Functional Resumes Are Not a Panacea

Thumbing through the most recent Readers Digest magazine, an Ask Laskas column caught my eye. I’m sorry I can’t link to the actual column because it’s not included on their online version of the magazine, but here is the scenario described on page 59 of the May, 2010 print edition:

“Wondering” explains that hubby was laid off after 20 years at the same job. For the last decade, he has been very involved in Alcoholics Anonymous, mentoring, speaking, and holding volunteer offices.  She wants to know: should he include this A.A. leadership experience on his resume? She believes he should, but Mr. Wondering understandably drags his feet.

Ask Laskas answered that some employers would admire his work, while others might unfortunately discriminate against him. Her recommendation to resolve the dilemma? Include the A.A. experience but showcase it in a functional resume.

I don’t know.

Many HR pros and recruiters hate functional resumes. When we review a resume, we like to see the context in which accomplishments took place. We want a clear snapshot of career progression over time. The typical functional resume does neither. Rightly or wrongly, it reminds me of the childhood trick I used when faced with organizing  my dresser drawers: I would neatly fold the top layer of  t-shirts in the futile attempt to hide the jumble of mangled garments underneath. You know what? My parents were onto my tricks, and HR folks aren’t much different; they will see through the facade (if it exists) or they may reject the resume outright if it doesn’t flow or is frankly just too much trouble to read and follow.

Also, Laskas didn’t mention this, but Mr. Wondering should think ahead to his phone screen and interview and prepare for inevitable probing  questions about the organization he represented when speaking, mentoring and otherwise exercising the leadership qualities showcased on his resume. Hmmm, how does he plan to handle that?  Writing a functional resume doesn’t make the fundamental issue [whether alcoholism, employment gaps, terminations] go away.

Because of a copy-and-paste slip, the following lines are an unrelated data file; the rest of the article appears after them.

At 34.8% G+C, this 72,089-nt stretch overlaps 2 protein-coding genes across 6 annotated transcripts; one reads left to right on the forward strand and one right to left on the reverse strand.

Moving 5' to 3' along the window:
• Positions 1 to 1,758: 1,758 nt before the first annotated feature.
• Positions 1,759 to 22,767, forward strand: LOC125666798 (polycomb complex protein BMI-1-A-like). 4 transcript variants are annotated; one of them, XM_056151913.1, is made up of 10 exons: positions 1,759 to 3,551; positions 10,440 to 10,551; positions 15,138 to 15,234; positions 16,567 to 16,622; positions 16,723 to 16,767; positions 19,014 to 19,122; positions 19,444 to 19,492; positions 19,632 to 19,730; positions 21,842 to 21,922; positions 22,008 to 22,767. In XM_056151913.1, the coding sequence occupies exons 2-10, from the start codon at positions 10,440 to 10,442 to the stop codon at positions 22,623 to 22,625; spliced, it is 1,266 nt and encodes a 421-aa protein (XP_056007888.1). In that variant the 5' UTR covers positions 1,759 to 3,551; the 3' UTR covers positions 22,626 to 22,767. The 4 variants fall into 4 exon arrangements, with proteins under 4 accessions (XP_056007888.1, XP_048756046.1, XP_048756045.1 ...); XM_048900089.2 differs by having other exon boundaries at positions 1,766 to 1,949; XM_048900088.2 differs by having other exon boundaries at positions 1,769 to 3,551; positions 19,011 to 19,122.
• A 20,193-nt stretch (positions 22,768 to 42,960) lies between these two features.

Rather than recommending a particular resume format, here are a few quick suggestions for Mr. and Mrs. Wondering:

  1. Focus efforts: I don’t know the nature of the job he lost, but he could try aiming applications toward organizations most likely to be receptive, whether social services, addictions or small organizations that might appreciate his broad experience.
  2. Diversify experience. I would suggest he widen his volunteer efforts to balance his resume. He can continue to support the A.A. while lending some energy to other causes, whatever they might be:  Head Start, Habitat for Humanity, employment, hospice, community development, etc.
  3. Employ Expertise. The services of a really good, reputable resume writer could be a sound investment. If the money issue is insurmountable, at least consider an initial consult to ask for advice geared to his specific situation.
  4. Use Twitter. If he can’t afford the resume help–or even if he can–I recommend networking with career and resume professionals on Twitter. Use Google to find a list of career specialists (here’s one). Start following interesting people; each one will lead him to others. He could take half an hour a day and start  engaging with people, making sure conversations go both ways. As he feels comfortable, he could ask for help either by throw out a general question (e.g. tweet: “Functional or chronological resume, what’s your pleasure?”) or by approaching people individually by direct message (DM). They probably won’t re-write his resume for free, but most will lend their expertise and opinions and at least steer him on the right course.

I’m sure there are lot’s of other good ideas out there. HR pros, recruiters and career strategists, what other suggestions do you have for Mr. and Mrs. Wondering?

Disclaimer:  Can I just mention (in case you’re wondering) that I don’t have an arbitrary hatred of functional resumes? One of the best resumes I ever received was a hybrid version that broke down experience/expertise by HR discipline accompanied by a concise but detailed chronology of work experience. It was a thing of beauty, a work of art,  recruiter porn. But I digress…

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